Below is a table of the developed economies’ sovereign debt and the yields for various maturities.[i] As shown, positive yielding government debt (the green color) is at risk of being added to the endangered species list. It is astonishing that all maturities for leading countries such Germany, Sweden and Switzerland have yields below zero. France and Japan are close with only the longest dated bonds still above zero.

The United States offer the best yields among developed economies. The financial media commonly refers to this as the “the cleanest dirty shirt”. A question that is being debated is whether U.S. yields ultimately drop below zero. Several Federal Reserve speakers have suggested using more aggressive strategies when dealing with the next recession or financial system upheaval. This has led to speculation that negative interest rates will eventually part of the U.S. financial landscape.

A recent The Wall Street Journal article reported that the 2nd half of 2019’s earnings estimates are being lowered.[i] S&P 500 companies’ earnings for 2019 were originally forecast to grow 6% as compared to 2018’s level. Now they are expected to be up 1.5% for the year with the 3rd quarter number to be a contraction when compared to the 3rd quarter of 2018. Analysts predict profit growth will return in the 4th quarter. The reasons for these earnings cuts include the usual suspects – tariff uncertainty, slowing global economies, and worries over financial conditions.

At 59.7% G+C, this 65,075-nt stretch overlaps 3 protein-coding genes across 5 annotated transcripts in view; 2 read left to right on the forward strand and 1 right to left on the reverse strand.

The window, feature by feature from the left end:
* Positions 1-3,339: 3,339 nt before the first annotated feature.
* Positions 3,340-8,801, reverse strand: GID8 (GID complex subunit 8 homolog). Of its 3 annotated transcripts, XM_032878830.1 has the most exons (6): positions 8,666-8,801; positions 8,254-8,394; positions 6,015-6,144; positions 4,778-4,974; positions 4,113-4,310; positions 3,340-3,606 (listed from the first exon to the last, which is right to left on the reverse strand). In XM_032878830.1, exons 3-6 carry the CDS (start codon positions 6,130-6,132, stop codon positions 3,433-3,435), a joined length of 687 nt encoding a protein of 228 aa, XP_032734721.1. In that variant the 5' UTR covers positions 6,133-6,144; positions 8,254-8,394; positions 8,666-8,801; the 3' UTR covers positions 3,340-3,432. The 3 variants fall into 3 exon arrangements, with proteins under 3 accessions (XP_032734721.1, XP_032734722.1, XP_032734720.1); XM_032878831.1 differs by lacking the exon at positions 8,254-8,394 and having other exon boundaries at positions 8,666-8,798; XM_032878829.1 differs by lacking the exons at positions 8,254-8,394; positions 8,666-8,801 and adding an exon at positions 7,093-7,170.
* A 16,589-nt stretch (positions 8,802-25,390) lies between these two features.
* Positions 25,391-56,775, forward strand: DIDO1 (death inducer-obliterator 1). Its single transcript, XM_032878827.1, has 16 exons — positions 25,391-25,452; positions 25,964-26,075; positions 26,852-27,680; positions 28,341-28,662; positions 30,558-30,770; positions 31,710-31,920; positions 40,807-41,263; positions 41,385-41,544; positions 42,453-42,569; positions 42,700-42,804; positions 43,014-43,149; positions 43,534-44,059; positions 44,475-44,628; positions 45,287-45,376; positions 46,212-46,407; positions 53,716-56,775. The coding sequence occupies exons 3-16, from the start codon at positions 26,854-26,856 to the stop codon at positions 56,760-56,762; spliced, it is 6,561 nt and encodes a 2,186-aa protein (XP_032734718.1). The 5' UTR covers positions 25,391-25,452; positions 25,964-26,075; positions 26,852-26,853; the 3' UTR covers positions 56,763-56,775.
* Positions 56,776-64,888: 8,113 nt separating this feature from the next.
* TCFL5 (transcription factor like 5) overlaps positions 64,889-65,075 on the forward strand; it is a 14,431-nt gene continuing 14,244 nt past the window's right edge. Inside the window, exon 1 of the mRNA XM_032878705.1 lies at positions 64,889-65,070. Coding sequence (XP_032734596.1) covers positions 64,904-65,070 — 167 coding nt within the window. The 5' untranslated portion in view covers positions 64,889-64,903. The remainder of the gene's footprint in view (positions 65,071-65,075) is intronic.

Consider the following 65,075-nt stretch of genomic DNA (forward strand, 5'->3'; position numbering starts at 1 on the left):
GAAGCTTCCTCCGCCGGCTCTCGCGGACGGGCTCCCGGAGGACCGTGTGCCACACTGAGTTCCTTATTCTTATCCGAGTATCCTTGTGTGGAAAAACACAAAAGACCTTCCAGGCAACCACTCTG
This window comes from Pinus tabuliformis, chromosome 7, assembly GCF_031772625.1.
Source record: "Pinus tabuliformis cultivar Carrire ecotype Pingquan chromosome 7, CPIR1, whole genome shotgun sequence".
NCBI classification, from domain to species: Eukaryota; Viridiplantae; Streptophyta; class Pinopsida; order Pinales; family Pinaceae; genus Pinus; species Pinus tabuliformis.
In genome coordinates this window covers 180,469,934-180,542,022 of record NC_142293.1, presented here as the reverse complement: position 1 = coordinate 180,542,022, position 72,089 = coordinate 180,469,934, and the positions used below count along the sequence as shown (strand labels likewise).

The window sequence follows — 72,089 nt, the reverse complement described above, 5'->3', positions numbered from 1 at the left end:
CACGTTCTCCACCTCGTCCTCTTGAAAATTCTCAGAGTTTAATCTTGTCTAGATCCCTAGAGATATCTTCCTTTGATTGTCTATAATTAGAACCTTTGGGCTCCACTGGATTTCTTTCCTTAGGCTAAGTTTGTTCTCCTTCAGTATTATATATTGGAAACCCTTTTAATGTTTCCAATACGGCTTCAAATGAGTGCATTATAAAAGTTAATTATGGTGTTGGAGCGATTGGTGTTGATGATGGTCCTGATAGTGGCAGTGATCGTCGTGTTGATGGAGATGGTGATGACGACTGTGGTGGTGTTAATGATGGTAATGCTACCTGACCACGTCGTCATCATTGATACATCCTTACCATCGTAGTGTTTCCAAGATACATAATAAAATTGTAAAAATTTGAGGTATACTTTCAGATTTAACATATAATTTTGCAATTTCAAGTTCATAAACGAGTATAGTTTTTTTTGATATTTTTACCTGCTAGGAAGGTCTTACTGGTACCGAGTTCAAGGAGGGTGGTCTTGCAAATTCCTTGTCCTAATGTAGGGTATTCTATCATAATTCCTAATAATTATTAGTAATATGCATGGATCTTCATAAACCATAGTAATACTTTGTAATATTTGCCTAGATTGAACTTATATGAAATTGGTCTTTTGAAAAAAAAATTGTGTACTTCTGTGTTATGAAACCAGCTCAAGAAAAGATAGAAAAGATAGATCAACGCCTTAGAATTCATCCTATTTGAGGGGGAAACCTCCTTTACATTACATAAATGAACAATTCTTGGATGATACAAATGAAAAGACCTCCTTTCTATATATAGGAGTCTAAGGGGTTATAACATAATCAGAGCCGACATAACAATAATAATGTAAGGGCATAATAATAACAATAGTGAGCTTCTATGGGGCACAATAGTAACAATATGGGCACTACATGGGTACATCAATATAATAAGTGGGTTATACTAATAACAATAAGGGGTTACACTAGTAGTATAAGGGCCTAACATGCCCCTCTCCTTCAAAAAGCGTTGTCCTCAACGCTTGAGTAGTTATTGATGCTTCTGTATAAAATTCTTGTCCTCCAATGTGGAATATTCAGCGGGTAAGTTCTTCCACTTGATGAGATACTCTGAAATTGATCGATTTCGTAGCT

The current financial and economic backdrop is a blend of inverted yield curves, negative interest rates, and slowing growth. A big worry is that central banks are fighting this battle with the same methods that have not worked for the past 10 years. One of the largest obstacles is the record amount of debt throughout the world. Government, consumer, and corporate debt totals have been growing for years. At some point the financial system will stop supporting this trend. Some adult decisions on fiscal policy are long overdue.

On the positive side, the U.S. economy is growing. While worries over a recession have increased, there is no definitive sign of one impending. Another, tailwind will likely to come in the form of more interest rate cuts by Jerome Powell and the Fed. If the unknowns around tariffs and trade decrease, global economic conditions might become more balanced.

The S&P 500 was flat over the past 12 months. However, the volatility within this timespan was noteworthy. The markets had a horrid 4th quarter last year. A friendly Fed helped calm investors’ fears and conditions stabilized. However, the crosscurrents impacting the environment are just as serious as last year which is part of the reason markets have been so hard to understand. As the Fed and the capital markets follow each other, there’s hope that working together will result in continued economic growth and calm markets.

[i] Banks, Rutherford, Collins, 1978
[ii] Bianco Research, August 23, 2019
[iii] The Wall Street Journal, August 15, 2019